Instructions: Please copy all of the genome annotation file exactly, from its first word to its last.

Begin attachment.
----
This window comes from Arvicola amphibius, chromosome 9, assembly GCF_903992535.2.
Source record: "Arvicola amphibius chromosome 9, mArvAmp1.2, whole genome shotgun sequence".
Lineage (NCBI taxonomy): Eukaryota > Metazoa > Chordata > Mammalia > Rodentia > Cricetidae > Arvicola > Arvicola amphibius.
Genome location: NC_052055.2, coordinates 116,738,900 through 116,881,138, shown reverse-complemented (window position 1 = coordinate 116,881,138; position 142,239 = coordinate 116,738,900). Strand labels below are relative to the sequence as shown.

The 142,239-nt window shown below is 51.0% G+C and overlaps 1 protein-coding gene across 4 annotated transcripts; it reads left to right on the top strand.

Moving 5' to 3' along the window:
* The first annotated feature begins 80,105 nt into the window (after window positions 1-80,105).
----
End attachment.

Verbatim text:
This window comes from Arvicola amphibius, chromosome 9, assembly GCF_903992535.2.
Source record: "Arvicola amphibius chromosome 9, mArvAmp1.2, whole genome shotgun sequence".
Lineage (NCBI taxonomy): Eukaryota > Metazoa > Chordata > Mammalia > Rodentia > Cricetidae > Arvicola > Arvicola amphibius.
Genome location: NC_052055.2, coordinates 116,738,900 through 116,881,138, shown reverse-complemented (window position 1 = coordinate 116,881,138; position 142,239 = coordinate 116,738,900). Strand labels below are relative to the sequence as shown.

The 142,239-nt window shown below is 51.0% G+C and overlaps 1 protein-coding gene across 4 annotated transcripts; it reads left to right on the top strand.

Moving 5' to 3' along the window:
* The first annotated feature begins 80,105 nt into the window (after window positions 1-80,105).